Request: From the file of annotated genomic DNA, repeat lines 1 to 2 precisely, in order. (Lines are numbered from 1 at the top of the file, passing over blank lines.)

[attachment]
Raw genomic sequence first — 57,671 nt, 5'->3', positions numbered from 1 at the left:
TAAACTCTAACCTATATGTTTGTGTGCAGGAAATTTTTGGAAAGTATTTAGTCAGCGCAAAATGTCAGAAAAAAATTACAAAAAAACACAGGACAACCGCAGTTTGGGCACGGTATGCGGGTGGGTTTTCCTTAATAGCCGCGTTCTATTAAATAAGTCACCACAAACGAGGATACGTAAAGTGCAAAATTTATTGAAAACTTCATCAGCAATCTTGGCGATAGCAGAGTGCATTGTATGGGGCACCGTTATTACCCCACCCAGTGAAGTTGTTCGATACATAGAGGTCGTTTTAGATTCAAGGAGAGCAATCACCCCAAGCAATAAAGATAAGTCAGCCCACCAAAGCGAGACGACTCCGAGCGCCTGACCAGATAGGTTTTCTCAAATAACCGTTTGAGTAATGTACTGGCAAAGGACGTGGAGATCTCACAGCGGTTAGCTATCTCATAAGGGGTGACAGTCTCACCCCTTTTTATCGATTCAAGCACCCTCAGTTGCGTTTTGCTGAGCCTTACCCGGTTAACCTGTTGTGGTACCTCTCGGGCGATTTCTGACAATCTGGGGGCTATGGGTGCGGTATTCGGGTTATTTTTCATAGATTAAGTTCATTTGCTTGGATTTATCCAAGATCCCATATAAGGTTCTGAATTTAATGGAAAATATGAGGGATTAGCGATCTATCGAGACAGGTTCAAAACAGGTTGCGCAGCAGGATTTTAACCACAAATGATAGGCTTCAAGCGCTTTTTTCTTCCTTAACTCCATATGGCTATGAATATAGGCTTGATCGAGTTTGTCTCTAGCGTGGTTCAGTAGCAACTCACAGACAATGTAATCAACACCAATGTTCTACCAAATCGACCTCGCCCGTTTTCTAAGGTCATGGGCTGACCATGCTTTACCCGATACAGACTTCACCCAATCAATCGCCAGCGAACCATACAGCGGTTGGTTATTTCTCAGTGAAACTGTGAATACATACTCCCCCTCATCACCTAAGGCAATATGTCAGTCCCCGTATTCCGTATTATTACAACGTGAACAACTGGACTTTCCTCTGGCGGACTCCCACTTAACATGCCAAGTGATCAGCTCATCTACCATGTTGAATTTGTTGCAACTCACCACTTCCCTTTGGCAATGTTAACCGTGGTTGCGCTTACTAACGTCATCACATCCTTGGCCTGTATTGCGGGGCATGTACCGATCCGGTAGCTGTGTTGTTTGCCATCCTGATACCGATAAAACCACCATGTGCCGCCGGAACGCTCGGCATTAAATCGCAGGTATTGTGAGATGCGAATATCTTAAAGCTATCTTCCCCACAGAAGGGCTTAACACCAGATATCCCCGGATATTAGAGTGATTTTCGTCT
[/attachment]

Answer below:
Raw genomic sequence first — 57,671 nt, 5'->3', positions numbered from 1 at the left:
TAAACTCTAACCTATATGTTTGTGTGCAGGAAATTTTTGGAAAGTATTTAGTCAGCGCAAAATGTCAGAAAAAAATTACAAAAAAACACAGGACAACCGCAGTTTGGGCACGGTATGCGGGTGGGTTTTCCTTAATAGCCGCGTTCTATTAAATAAGTCACCACAAACGAGGATACGTAAAGTGCAAAATTTATTGAAAACTTCATCAGCAATCTTGGCGATAGCAGAGTGCATTGTATGGGGCACCGTTATTACCCCACCCAGTGAAGTTGTTCGATACATAGAGGTCGTTTTAGATTCAAGGAGAGCAATCACCCCAAGCAATAAAGATAAGTCAGCCCACCAAAGCGAGACGACTCCGAGCGCCTGACCAGATAGGTTTTCTCAAATAACCGTTTGAGTAATGTACTGGCAAAGGACGTGGAGATCTCACAGCGGTTAGCTATCTCATAAGGGGTGACAGTCTCACCCCTTTTTATCGATTCAAGCACCCTCAGTTGCGTTTTGCTGAGCCTTACCCGGTTAACCTGTTGTGGTACCTCTCGGGCGATTTCTGACAATCTGGGGGCTATGGGTGCGGTATTCGGGTTATTTTTCATAGATTAAGTTCATTTGCTTGGATTTATCCAAGATCCCATATAAGGTTCTGAATTTAATGGAAAATATGAGGGATTAGCGATCTATCGAGACAGGTTCAAAACAGGTTGCGCAGCAGGATTTTAACCACAAATGATAGGCTTCAAGCGCTTTTTTCTTCCTTAACTCCATATGGCTATGAATATAGGCTTGATCGAGTTTGTCTCTAGCGTGGTTCAGTAGCAACTCACAGACAATGTAATCAACACCAATGTTCTACCAAATCGACCTCGCCCGTTTTCTAAGGTCATGGGCTGACCATGCTTTACCCGATACAGACTTCACCCAATCAATCGCCAGCGAACCATACAGCGGTTGGTTATTTCTCAGTGAAACTGTGAATACATACTCCCCCTCATCACCTAAGGCAATATGTCAGTCCCCGTATTCCGTATTATTACAACGTGAACAACTGGACTTTCCTCTGGCGGACTCCCACTTAACATGCCAAGTGATCAGCTCATCTACCATGTTGAATTTGTTGCAACTCACCACTTCCCTTTGGCAATGTTAACCGTGGTTGCGCTTACTAACGTCATCACATCCTTGGCCTGTATTGCGGGGCATGTACCGATCCGGTAGCTGTGTTGTTTGCCATCCTGATACCGATAAAACCACCATGTGCCGCCGGAACGCTCGGCATTAAATCGCAGGTATTGTGAGATGCGAATATCTTAAAGCTATCTTCCCCACAGAAGGGCTTAACACCAGATATCCCCGGATATTAGAGTGATTTTCGTCT